“She got on well with everyone, everyone liked her, and so did the coaches.”

Not only was she a hugely talented athlete, Stern recalls how she also excelled in her studies, graduating with a degree in Accounting after joining on an athletic scholarship.

Yet her early days at Villanova represented one of the most frustrating periods of O’Sullivan’s career. On the day she left Ireland in 1987, Stern’s wife, Sharon, made the three hour drive to New York to pick her up from the airport. O’Sullivan threw her crutches into the back of the car and hopped into the passenger seat. It took longer than expected for her stress fracture to heal, but the other athletes were keen to keep her involved as she settled into her new surroundings. If adjusting to life in a new city wasn’t tough enough, it was safe to assume she had never worked with a coach like Stern before.

“Marty must have threw her for a loop, as far as ‘This guy is going to be my coach?,” says Huber-Rudawsky.

“She was very, very quiet, she was shy, and even the first year when she had a stress fracture, she did a lot of her workouts on the grassy fields by herself while we were doing track workouts and stuff.”

The path to success was clear at Villanova. In 1988 Huber became the first female Villanova runner to make the United States Olympic team. O’Sullivan and her team-mates gathered round the television to watch Huber take to the track in Seoul. This was the level O’Sullivan wanted to reach, but her injuries had been holding her back. She was frustrated that the college wasn’t seeing the best of her. Her parents worried when she returned home with her hair dyed different colours, having put on weight. Her friends joked about the new American twang in her accent.

“Her father, John, was concerned,” explains Stern. “He called me one day and said that we could send her home if we wanted. He thought that it wasn’t right for her to come over the United States, come to Villanova, and get all these things that we were providing like education and expense money, and he didn’t think that was fair to us. I told him it didn’t matter and not to worry about it. We never had that conversation again.”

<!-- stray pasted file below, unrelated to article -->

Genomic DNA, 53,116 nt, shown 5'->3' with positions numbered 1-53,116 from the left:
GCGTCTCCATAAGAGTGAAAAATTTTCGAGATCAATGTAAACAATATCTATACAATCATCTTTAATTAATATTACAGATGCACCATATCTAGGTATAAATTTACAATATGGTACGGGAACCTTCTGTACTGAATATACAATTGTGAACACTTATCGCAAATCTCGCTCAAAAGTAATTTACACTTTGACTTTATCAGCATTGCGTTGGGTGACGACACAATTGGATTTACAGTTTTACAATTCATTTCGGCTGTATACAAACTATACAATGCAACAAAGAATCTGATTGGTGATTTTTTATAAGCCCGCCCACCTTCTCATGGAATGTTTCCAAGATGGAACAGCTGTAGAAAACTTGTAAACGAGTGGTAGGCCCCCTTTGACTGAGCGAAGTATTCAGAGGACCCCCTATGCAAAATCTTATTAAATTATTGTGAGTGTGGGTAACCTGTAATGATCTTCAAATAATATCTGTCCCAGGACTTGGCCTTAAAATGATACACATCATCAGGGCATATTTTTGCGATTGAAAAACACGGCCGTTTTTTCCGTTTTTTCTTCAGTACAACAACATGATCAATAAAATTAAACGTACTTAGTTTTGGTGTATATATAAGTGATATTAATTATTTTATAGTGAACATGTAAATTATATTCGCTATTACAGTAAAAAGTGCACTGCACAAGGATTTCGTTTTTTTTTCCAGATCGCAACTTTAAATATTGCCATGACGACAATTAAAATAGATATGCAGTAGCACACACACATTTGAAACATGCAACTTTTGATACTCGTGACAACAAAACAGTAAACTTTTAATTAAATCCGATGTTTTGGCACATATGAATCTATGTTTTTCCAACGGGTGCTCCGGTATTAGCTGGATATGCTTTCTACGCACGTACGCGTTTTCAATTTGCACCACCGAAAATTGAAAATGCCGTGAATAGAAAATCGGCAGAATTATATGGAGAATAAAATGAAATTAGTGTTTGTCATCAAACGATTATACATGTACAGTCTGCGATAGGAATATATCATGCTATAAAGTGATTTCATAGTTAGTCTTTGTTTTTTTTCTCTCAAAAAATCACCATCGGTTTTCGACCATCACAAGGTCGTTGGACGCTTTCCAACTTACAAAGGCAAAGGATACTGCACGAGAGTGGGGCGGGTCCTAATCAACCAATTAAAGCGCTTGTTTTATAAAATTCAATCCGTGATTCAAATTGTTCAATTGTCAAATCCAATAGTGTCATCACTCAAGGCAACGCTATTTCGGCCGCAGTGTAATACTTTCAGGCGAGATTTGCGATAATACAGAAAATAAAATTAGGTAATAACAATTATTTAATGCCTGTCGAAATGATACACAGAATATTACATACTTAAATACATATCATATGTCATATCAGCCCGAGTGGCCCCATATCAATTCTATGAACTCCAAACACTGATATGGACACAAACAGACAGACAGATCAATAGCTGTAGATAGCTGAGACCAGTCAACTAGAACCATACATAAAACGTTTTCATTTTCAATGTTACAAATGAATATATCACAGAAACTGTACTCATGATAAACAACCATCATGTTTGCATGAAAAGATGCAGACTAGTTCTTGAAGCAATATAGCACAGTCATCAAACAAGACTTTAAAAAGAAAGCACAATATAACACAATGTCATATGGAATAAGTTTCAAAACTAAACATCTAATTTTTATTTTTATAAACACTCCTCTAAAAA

As her injuries healed O’Sullivan became increasingly determined to make an impact. She spent hours and hours out on the grass training by herself. The hard work began to pay off as her times steadily improved. Even in a college bursting with promising athletes, her appetite for work stood out.

In an interview with Runner’s World at the time, Stern was effusive in his praise for her.

“Sonia is as talented as any runner I’ve ever coached, and she loves to run,” he told the magazine. “That’s a tough combination to beat. Sometimes, she actually has a smile on her face when she’s running a workout.”

“There was an intensity about her,” Huber-Rudawsky says. “I mean, I know I couldn’t do my workouts just looping around a field. Anybody that can just run loops and loops around a hockey field or a soccer field, they have an intensity and a focus that is pretty amazing. She definitely had a stubbornness to her with that determination, but in a good way when it came to training. She set her goals and she was going to go after it. That was her attitude.”

sonia-osullivan Source: Patrick Bolger/INPHO

She forced her way into the Villanova team, named the Wildcats, and the medals quickly began to trickle in. In 1990 O’Sullivan won two NCAA 3,000 meters titles, and played a central role in a team that went on to record unprecedented success under the leadership of Stern, more commonly known as ‘Uncle Marty’. 

Philadelphia born and bred, Stern used to pray for each one of his 40-plus student athletes on the way to and from work every day. On the way home he would reflect on the sessions, and then as soon as he got in the door he would ring any athlete with whom he didn’t feel he had had a satisfactory relationship with that day. He still prays for O’Sullivan, and has been keeping track on the progress of her daughter, Sophie, another promising young athlete. She gets a prayer too now.

“Marty was colourful, if that’s the right word,” Huber-Rudawsky laughs.